What do the Heroes’ Square, the Rudas Bath, and the weird-shaped Bálna building have in common? They had all won the hearts of renowned filmmakers who then chose these places as backdrops for their highly successful film productions.
Hungary, and especially Budapest is becoming increasingly popular among filmmakers: the city’s versatile scenery serves as an excellent backdrop for a wide range of exciting productions – here are a few examples based on a compilation by Filmezzünk.
A Good Day to Die Hard (2013)
Even though the plot of the fifth Die Hard movie takes place in Moscow, shooting was mostly done in Hungary, using, for example, the locations of Heroes’ Square in Budapest, and the Formula 1 racing circuit Hungaroring in Mogyoród. Besides, some members of the Russian mafia were even played by renowned Hungarian actors: Norbert Növényi, Attila Árpád, and rapper Zoltán Gangszta.
World War Z (2013)
Many scenes of the apocalyptic movie, which stars Brad Pitt as an ex-investigator fighting a zombie pandemic, were shot in the old cannery in Kőbánya east of Budapest – although not without any interruption:
it even made some headlines that the Hungarian anti-terrorist squad (TEK) confiscated 85 weapons from the filming crew.
The movie also features many Hungarian extras, although not as many as initially planned: in the end, they played 12 zombies, and a few more also appeared in the news broadcast.
I Spy (2002)
Owen Wilson and Eddie Murphy’s movie is unique in this list in that the plot itself also takes place in the Hungarian capital. The scenes feature all the major landmarks of Budapest, including the Buda Castle, the Chain Bridge, and the Hungarian Parliament.
The Martian (2015)
Ridley Scott’s high-budget sci-fi too features several locations in the Hungarian capital. Bálna Events Centre, for example, the futuristic building along the Danube stands for none else than the NASA building. Still, some shooting also took place at the Korda Filmpark in Etyek. According to Filmezzünk, 38% of the movie budget (USD 41 million) was spent in Hungary.
This adventure movie starring Dwayne Johnsson was shot in the village of Páty west to Budapest, where a set was specifically created for the movie. Besides, the film studio in Rákospalota was also used during the production.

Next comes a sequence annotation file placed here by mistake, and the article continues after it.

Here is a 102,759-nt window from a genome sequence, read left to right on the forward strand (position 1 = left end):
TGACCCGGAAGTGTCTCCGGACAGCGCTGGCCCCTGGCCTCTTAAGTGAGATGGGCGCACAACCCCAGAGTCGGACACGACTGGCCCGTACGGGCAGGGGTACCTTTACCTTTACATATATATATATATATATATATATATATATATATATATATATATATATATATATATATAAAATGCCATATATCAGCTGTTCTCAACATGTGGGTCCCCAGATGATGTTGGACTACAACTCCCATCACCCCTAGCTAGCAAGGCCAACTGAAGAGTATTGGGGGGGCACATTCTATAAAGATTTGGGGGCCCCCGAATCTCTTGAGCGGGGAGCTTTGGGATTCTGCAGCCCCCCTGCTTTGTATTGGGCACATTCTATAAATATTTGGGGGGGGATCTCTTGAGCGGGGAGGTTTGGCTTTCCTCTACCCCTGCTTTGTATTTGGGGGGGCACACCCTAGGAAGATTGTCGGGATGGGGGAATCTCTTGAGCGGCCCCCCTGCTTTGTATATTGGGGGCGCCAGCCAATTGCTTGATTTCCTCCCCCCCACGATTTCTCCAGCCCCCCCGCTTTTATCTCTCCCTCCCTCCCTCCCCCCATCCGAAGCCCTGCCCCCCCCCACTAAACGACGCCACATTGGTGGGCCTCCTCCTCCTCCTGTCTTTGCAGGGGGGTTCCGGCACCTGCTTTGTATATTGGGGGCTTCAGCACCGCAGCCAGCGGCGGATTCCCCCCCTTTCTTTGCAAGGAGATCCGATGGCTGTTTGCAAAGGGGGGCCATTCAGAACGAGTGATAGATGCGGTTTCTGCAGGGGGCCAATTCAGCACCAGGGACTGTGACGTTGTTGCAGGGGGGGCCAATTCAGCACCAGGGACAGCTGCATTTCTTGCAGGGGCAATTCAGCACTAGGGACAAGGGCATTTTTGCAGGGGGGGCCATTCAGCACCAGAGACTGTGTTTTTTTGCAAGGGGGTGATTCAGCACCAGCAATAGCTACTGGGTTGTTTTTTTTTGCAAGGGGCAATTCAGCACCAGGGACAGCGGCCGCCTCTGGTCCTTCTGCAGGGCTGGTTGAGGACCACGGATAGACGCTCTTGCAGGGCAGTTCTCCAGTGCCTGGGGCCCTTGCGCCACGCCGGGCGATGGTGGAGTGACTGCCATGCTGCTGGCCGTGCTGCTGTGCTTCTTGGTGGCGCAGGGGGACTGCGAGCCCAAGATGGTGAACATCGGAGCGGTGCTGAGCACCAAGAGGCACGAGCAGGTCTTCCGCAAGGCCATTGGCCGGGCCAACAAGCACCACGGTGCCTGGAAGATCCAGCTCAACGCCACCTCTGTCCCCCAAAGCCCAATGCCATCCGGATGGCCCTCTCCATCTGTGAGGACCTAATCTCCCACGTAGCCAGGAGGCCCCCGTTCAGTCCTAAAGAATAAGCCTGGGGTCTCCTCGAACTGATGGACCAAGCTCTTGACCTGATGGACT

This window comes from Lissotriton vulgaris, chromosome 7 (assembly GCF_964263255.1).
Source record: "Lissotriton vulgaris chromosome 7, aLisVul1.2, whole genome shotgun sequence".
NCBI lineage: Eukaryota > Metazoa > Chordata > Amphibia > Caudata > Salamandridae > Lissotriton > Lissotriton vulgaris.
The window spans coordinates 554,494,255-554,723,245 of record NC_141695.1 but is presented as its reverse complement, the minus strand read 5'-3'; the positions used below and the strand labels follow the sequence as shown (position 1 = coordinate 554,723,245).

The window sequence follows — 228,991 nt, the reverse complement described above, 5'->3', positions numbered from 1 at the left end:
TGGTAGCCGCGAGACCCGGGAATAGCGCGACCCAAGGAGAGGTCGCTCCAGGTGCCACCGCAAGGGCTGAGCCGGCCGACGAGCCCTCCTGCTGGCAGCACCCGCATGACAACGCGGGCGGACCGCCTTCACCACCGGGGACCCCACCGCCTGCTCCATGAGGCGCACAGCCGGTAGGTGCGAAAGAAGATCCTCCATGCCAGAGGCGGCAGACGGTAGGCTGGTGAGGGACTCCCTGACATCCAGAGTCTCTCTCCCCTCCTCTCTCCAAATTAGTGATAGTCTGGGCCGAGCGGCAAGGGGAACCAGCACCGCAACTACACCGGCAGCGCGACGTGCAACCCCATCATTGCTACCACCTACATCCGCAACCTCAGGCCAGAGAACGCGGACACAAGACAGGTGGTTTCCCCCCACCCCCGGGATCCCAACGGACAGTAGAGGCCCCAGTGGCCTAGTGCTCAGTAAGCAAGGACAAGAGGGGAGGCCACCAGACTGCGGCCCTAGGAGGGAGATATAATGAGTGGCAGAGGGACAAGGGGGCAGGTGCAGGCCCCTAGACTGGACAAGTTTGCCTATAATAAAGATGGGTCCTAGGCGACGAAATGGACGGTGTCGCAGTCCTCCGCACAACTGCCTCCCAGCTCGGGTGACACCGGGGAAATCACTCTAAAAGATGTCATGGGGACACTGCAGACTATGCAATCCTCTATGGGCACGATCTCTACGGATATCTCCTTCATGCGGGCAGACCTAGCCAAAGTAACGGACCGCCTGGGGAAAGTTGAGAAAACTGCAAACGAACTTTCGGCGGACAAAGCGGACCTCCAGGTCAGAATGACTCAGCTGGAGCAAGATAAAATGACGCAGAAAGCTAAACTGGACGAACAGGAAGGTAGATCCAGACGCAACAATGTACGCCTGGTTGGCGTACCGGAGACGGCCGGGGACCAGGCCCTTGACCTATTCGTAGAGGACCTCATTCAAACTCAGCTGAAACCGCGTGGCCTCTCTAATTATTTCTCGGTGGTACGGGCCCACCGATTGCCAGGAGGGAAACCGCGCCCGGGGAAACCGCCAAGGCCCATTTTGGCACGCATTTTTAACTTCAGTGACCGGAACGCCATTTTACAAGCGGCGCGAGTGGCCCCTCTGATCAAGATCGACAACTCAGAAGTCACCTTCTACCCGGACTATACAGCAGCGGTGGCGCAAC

Tinker Tailor Soldier Spy (2011)
Filming locations for Tomas Alfredson’s thriller include the UK, Turkey, and Hungary. Perhaps the movie’s most well-known site in Budapest is the Paris Court, which was an excellent match for the atmosphere of the Cold War movie, but Nyugati railway station too appears in some scenes. The production also featured acclaimed Hungarian actors Zoltán Mucsi and Péter Kálloy-Molnár.
Steven Spielberg’s action thriller about the terrorist attack at the 1972 Munich Olympics is also a Budapest-based production (besides Malta). The Olympic stadium we see in the movie is actually Puskás Ferenc Stadium, but other parts of the capital city were also heavily used: Andrássy Avenue, for example, was closed from the public for quite some time.
The action-comedy movie, starring Jude Law and Jason Statham, also made extensive use of the spectacular landmarks of Budapest: the Paris Court, the State Opera House, the Fashion Street at Deák Ferenc square, and the iconic Gundel Restaurant, among many others, made an excellent backdrop for the Paris-based story. And the list of Hungarian locations does not end here: Lake Balaton, for example, was the location for Jude Law’s scene at the ‘Black Sea’.
Red Heat (1988)
Even though the story, which stars Arnold Schwarzenegger as a Russian detective, takes place in Moscow, the majority of scenes were shot in Budapest. The opening scene, for example, takes place in Rudas Thermal Bath, and the Soviet ministry building we see in the movie is actually the Buda Castle.
Spy Game (2001)
Another spy movie that was shot, at least in part, in Budapest, mostly to depict the streets of 1970s’ Berlin. Besides, the film also features famous Hungarian actors such as Imre Csuja and Károly Rékasi.
Source: filmezzunk.hu, movie-locations.com